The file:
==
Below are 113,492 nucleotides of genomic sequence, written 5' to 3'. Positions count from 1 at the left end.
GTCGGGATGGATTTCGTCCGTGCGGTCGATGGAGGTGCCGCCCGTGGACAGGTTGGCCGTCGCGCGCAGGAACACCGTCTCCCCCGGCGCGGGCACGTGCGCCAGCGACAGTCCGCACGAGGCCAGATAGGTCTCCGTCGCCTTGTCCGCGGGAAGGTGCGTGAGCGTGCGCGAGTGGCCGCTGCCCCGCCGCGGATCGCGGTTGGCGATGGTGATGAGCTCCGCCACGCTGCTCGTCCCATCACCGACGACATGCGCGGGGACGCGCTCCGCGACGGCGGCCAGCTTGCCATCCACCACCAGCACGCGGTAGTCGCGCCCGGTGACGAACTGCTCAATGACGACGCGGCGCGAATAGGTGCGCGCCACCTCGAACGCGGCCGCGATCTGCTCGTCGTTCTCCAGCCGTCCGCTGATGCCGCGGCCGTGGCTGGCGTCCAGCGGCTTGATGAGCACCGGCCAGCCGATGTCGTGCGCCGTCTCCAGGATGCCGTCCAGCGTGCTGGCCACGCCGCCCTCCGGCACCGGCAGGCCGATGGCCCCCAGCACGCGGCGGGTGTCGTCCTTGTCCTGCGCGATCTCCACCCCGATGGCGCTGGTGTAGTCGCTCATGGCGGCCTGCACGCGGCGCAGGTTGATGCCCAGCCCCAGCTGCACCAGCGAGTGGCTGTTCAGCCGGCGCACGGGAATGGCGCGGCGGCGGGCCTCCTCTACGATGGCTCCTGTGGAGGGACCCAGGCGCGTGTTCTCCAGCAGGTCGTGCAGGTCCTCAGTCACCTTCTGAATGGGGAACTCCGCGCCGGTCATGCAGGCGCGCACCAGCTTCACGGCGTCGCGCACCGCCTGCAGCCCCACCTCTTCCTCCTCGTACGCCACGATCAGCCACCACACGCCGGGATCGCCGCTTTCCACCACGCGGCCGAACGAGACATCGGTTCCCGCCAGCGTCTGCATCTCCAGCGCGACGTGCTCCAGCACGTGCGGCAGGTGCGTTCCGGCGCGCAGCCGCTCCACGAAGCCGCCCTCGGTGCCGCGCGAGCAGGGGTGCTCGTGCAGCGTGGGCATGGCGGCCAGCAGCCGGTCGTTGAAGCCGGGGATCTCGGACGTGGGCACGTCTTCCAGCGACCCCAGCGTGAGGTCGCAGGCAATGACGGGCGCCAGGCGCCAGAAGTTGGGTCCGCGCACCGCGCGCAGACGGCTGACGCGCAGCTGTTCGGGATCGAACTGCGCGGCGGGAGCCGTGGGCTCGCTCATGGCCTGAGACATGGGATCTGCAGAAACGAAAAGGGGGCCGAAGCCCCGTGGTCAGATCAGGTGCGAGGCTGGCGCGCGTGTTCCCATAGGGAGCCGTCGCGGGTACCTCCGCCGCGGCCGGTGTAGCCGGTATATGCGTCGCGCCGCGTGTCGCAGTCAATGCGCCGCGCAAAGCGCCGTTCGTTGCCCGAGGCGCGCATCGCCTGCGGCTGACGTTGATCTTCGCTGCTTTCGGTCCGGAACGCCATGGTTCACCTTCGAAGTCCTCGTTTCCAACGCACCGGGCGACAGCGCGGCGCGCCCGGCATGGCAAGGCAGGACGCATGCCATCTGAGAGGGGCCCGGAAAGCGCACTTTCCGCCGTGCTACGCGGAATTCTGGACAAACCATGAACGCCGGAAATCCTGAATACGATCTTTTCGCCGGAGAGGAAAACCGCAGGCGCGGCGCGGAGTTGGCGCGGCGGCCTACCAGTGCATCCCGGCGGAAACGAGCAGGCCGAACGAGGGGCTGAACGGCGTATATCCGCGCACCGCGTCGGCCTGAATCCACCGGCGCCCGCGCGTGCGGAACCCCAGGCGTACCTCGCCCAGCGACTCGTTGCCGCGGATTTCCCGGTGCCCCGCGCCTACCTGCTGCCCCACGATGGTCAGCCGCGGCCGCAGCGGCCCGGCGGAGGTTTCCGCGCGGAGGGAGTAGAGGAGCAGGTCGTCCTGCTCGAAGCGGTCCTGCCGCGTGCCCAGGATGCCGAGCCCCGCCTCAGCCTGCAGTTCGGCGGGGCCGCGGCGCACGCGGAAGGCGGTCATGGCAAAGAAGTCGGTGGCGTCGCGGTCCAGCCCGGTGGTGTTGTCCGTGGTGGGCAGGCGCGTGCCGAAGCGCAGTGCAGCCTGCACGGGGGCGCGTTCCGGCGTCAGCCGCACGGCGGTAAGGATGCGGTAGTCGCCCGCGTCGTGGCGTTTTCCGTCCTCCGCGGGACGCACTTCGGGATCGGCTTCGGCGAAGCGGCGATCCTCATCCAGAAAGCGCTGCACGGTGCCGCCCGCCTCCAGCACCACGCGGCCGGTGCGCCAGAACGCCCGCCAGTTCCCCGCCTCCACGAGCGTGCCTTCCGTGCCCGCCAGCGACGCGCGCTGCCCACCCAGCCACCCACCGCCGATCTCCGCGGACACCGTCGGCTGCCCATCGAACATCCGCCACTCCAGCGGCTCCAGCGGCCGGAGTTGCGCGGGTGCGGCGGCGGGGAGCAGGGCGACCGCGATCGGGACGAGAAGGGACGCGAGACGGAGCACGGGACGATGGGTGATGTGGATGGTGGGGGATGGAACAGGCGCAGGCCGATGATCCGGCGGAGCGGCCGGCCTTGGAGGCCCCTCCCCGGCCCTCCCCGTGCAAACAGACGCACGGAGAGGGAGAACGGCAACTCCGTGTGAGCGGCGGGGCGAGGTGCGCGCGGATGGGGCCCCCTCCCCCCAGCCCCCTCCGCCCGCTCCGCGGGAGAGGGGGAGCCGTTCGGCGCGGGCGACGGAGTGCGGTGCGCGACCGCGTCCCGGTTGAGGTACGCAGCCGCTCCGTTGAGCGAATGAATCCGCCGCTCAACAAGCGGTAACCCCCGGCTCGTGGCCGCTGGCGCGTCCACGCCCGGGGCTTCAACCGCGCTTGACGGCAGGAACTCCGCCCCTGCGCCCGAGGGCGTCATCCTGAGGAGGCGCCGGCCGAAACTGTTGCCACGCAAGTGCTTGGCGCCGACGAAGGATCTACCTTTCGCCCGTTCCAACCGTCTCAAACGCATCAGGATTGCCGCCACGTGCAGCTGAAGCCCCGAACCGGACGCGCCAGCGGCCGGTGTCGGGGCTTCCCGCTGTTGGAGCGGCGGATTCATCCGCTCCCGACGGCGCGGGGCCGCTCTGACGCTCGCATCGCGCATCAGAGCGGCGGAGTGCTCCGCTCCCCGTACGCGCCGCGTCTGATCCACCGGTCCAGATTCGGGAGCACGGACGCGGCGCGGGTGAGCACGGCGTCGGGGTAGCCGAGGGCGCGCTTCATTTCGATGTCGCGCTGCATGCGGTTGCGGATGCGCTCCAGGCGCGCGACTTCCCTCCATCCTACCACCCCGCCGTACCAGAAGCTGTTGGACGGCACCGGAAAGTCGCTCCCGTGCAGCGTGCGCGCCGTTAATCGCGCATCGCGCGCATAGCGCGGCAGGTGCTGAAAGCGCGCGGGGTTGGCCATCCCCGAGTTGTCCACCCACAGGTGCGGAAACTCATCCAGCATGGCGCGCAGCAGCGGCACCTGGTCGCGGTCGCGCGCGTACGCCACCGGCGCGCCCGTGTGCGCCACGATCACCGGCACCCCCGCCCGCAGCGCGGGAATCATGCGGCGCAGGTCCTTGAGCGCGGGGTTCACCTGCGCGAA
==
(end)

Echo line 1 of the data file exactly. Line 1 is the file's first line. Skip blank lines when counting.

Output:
Below are 113,492 nucleotides of genomic sequence, written 5' to 3'. Positions count from 1 at the left end.